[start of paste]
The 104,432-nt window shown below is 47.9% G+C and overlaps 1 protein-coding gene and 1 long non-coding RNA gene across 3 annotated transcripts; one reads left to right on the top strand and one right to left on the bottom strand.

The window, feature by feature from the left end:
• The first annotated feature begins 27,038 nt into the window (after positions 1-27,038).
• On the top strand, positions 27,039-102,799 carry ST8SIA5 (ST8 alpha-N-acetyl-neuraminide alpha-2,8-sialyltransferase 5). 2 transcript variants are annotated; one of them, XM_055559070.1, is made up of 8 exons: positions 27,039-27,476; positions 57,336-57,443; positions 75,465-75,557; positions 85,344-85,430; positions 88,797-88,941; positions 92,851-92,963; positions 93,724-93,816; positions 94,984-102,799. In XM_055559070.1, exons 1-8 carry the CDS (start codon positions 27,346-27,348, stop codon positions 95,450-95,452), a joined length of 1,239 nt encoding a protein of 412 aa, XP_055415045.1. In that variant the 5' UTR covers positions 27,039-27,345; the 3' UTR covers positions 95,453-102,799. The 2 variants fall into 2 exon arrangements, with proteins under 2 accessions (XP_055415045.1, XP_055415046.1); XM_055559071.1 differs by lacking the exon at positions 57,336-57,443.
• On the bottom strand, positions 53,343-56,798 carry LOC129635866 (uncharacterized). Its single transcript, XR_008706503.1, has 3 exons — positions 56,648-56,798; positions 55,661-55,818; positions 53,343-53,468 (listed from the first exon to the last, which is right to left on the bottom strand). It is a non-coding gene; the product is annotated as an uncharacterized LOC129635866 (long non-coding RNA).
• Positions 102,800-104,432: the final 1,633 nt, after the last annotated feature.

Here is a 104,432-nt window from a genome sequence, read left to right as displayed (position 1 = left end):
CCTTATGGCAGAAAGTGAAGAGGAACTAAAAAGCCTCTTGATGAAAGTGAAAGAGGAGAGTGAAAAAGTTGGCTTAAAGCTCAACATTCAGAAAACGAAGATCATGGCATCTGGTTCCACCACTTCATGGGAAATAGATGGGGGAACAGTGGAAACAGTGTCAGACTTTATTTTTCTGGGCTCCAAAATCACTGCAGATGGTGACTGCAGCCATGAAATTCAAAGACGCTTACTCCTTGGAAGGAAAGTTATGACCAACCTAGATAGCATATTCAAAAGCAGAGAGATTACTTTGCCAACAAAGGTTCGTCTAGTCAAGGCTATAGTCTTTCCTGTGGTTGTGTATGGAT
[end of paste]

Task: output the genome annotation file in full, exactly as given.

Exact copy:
The 104,432-nt window shown below is 47.9% G+C and overlaps 1 protein-coding gene and 1 long non-coding RNA gene across 3 annotated transcripts; one reads left to right on the top strand and one right to left on the bottom strand.

The window, feature by feature from the left end:
• The first annotated feature begins 27,038 nt into the window (after positions 1-27,038).
• On the top strand, positions 27,039-102,799 carry ST8SIA5 (ST8 alpha-N-acetyl-neuraminide alpha-2,8-sialyltransferase 5). 2 transcript variants are annotated; one of them, XM_055559070.1, is made up of 8 exons: positions 27,039-27,476; positions 57,336-57,443; positions 75,465-75,557; positions 85,344-85,430; positions 88,797-88,941; positions 92,851-92,963; positions 93,724-93,816; positions 94,984-102,799. In XM_055559070.1, exons 1-8 carry the CDS (start codon positions 27,346-27,348, stop codon positions 95,450-95,452), a joined length of 1,239 nt encoding a protein of 412 aa, XP_055415045.1. In that variant the 5' UTR covers positions 27,039-27,345; the 3' UTR covers positions 95,453-102,799. The 2 variants fall into 2 exon arrangements, with proteins under 2 accessions (XP_055415045.1, XP_055415046.1); XM_055559071.1 differs by lacking the exon at positions 57,336-57,443.
• On the bottom strand, positions 53,343-56,798 carry LOC129635866 (uncharacterized). Its single transcript, XR_008706503.1, has 3 exons — positions 56,648-56,798; positions 55,661-55,818; positions 53,343-53,468 (listed from the first exon to the last, which is right to left on the bottom strand). It is a non-coding gene; the product is annotated as an uncharacterized LOC129635866 (long non-coding RNA).
• Positions 102,800-104,432: the final 1,633 nt, after the last annotated feature.

Here is a 104,432-nt window from a genome sequence, read left to right as displayed (position 1 = left end):
CCTTATGGCAGAAAGTGAAGAGGAACTAAAAAGCCTCTTGATGAAAGTGAAAGAGGAGAGTGAAAAAGTTGGCTTAAAGCTCAACATTCAGAAAACGAAGATCATGGCATCTGGTTCCACCACTTCATGGGAAATAGATGGGGGAACAGTGGAAACAGTGTCAGACTTTATTTTTCTGGGCTCCAAAATCACTGCAGATGGTGACTGCAGCCATGAAATTCAAAGACGCTTACTCCTTGGAAGGAAAGTTATGACCAACCTAGATAGCATATTCAAAAGCAGAGAGATTACTTTGCCAACAAAGGTTCGTCTAGTCAAGGCTATAGTCTTTCCTGTGGTTGTGTATGGAT